Olson suggests that the (alleged) kickbacks were designed to ensure that named plaintiffs were loyal to Milberg. I don't understand this market very well, but I always assumed that kickbacks were designed to ensure that Milberg prevailed in the competition among plaintiff-side firms to be lead counsel. Isn't that what's going on here? If so, how does it work?
5.22.2006 1:15pm
scepticalrepub:
I'd be interested in a follow up in a year or so, to see if the supine Bar Associations have taken any action against the individual attorneys involved.
5.22.2006 1:22pm
Houston Lawyer:
Don't count on much action from the Bar. They are not often successful when they go after a wealthy attorney. Most attorneys who have become wealthy practicing law as trial lawyers have rhetorical skills much greater than those the bar will employ to go after them. They also have the resources to hire the best defense. The bar is pretty good going against petty thief solos and those who have sunk into drug addiction, but that's about the extent of their abilities.
5.22.2006 1:33pm
Freder Frederson (mail):
The threat of a corporate death sentence is an abuse of prosecutorial discretion against any but the most corrupt criminal enterprises -- namely, the mob.

Well, other than the use of physical violence, I don't see that there is any difference between the mob and say MCI and Enron. MCI and Enron were nothing more than huge pyramid schemes, aided and abetted by compliant regulators, banks, accounting firms, and the targets of their schemes to keep the pyramid growing (MCI was brought down when the pyramid collapsed because of the rejection of the Sprint merger on anti-trust grounds, not on the actual revalation of the fraud: that came after the collapse). They certainly destroyed more lives with their criminal activities and the Bernie Ebbers and Ken Lays of the world are just as unrepentent as the most loathesome mob boss.
5.22.2006 1:34pm
NYCLawStudent:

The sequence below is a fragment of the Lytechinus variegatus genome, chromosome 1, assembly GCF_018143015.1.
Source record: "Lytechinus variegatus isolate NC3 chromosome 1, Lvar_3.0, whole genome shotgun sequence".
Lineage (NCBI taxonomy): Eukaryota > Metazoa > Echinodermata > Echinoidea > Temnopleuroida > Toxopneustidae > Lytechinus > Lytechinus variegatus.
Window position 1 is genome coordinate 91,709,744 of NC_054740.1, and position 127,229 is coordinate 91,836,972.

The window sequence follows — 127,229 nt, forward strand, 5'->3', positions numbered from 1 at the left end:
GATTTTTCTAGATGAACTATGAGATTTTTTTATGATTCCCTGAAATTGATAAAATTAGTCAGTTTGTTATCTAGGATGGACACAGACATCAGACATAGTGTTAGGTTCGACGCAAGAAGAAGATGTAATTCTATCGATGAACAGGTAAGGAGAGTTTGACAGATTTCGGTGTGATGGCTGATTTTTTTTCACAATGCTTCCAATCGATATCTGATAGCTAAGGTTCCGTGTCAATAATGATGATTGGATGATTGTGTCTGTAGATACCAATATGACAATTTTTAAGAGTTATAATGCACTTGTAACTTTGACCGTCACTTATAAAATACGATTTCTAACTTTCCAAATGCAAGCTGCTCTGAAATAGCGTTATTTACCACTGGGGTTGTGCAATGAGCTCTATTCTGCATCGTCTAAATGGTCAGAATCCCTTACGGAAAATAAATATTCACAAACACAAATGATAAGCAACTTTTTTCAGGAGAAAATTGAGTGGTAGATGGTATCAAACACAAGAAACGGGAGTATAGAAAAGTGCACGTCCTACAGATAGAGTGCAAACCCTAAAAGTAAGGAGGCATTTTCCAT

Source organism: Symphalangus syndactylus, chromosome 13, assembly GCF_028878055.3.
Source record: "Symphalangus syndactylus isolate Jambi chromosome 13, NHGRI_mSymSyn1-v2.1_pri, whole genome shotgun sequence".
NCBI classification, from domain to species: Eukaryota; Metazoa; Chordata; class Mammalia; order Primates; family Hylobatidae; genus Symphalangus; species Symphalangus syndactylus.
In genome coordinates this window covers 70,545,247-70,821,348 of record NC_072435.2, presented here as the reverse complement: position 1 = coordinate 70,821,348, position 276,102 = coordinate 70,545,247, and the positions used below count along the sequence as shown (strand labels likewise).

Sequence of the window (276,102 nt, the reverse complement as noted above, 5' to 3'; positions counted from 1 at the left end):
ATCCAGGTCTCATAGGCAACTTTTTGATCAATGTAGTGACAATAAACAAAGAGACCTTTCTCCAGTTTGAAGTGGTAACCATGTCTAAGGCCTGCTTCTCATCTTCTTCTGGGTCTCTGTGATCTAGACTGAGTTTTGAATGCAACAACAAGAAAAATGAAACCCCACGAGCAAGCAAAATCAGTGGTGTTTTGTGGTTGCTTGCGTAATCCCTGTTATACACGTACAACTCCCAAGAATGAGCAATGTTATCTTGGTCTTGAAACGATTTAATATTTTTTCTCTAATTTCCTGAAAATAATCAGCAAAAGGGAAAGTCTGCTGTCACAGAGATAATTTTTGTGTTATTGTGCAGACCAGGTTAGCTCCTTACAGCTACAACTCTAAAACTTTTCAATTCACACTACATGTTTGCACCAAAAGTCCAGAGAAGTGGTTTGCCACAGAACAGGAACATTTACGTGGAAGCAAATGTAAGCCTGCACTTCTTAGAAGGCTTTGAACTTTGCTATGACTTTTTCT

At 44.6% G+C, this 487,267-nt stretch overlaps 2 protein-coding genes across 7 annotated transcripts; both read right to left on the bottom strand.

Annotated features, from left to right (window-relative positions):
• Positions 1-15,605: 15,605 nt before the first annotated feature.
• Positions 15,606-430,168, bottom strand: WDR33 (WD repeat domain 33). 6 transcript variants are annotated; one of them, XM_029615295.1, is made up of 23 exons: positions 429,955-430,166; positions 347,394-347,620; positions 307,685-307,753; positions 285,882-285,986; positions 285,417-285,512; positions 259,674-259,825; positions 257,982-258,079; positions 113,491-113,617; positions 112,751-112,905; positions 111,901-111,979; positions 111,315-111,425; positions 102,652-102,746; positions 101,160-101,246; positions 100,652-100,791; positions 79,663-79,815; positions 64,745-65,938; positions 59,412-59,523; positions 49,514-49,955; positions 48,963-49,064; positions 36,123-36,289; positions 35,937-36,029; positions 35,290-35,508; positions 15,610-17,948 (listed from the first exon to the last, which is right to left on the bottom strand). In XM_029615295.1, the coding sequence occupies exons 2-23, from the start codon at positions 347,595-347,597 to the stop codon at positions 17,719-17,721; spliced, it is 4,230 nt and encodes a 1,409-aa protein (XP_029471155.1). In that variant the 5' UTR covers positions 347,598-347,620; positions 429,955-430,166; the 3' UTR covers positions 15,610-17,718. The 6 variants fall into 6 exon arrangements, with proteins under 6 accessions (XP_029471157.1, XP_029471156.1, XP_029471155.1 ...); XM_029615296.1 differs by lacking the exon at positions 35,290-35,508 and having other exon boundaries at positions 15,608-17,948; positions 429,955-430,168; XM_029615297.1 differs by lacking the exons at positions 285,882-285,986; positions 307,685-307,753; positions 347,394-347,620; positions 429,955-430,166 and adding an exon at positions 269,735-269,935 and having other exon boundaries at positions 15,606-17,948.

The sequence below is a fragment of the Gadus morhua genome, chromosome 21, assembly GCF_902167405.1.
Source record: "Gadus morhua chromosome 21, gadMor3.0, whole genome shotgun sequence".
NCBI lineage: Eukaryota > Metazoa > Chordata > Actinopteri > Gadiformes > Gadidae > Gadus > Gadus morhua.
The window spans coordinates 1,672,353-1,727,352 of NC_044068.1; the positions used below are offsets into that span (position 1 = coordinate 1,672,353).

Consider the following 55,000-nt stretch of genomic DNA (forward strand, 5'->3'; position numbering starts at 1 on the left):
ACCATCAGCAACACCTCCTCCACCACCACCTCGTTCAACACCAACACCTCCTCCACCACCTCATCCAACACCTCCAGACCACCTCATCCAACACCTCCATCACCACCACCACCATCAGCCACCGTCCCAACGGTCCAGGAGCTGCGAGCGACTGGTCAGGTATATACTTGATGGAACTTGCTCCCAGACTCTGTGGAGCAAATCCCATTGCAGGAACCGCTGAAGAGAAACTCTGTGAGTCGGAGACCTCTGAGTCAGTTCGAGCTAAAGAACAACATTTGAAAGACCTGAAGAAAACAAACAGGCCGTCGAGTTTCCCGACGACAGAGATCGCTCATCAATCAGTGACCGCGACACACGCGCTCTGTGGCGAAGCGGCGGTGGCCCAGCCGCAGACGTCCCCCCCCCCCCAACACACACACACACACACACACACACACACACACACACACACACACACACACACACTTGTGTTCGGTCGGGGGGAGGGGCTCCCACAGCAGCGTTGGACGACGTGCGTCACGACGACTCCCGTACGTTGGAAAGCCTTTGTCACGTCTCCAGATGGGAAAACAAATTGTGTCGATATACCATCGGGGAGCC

Even partners without direct involvement in the lead pltf payment scheme had a duty to report misconduct by partners to the proper authorities. I don't think it is very credible that any but the most naive of junior pro bono partners would be ignorant of how the firm achieved the lionshare of its revenues. Thus I have no sympathy for the collateral damage shoud the firm go bust. From the standpoint of the larger legal market, this is exactly how reputational incentives function to keep most businesses in line without ever being investigated by the DOJ or state AG. If the DOJ in this case were more circumspect in their selective prosecution, the signal to the legal market would be--do what you want, because the expected cost of prosecution X the likelihood of being picked out of a large plaintiffs' bar field is much lower than the value of our business model.
5.22.2006 1:45pm
Freder Frederson (mail):
I, of course should have said WorldCom, not MCI. WorldCom was nothing more than a pyramid scheme that used its legitimate business (telecommunications) as a front to hide its criminal activites (pumping up its stock price through ever larger leveraged buyouts while reporting fictional profits on its legitimate businesses by reporting the money it borrowed to purchase other companies as "profits").
5.22.2006 1:54pm
PersonFromPorlock:

The Justice Department essentially held a gun to [ ] head and threatened to indict unless [ ] waived ...


So, how is this different from the pressure prosecutors put on any defendant? It may not be fair, and it may take the indictment of a law firm to get the legal establishment to notice it, but it sure ain't uncommon.
5.22.2006 1:55pm
DJ (mail):
I must have missed this is law school: What's the theory behind holding a corporate or other business entity liable for violating criminal laws? I mean, it makes sense in the civil context on the basis of respondeat superior, but that doctrine doesn't apply in criminal law (where the standard of proof and mens rea requirements are typically higher). And don't get me started on the fiction of imputing knowledge or intent to a non-corporeal being. I mean, why wouldn't a simply conspiracy charge against a firm's malefactor members do the trick--unless, of course, the entire point is to give prosecutors the power of the corporate death sentence in order to force managers to cooperate.

Can someone help a brother out? Is there a case or treatise that makes a good argument as to why corporations and other business organizations can be the subject of a criminal indictment?
5.22.2006 2:00pm
Steve: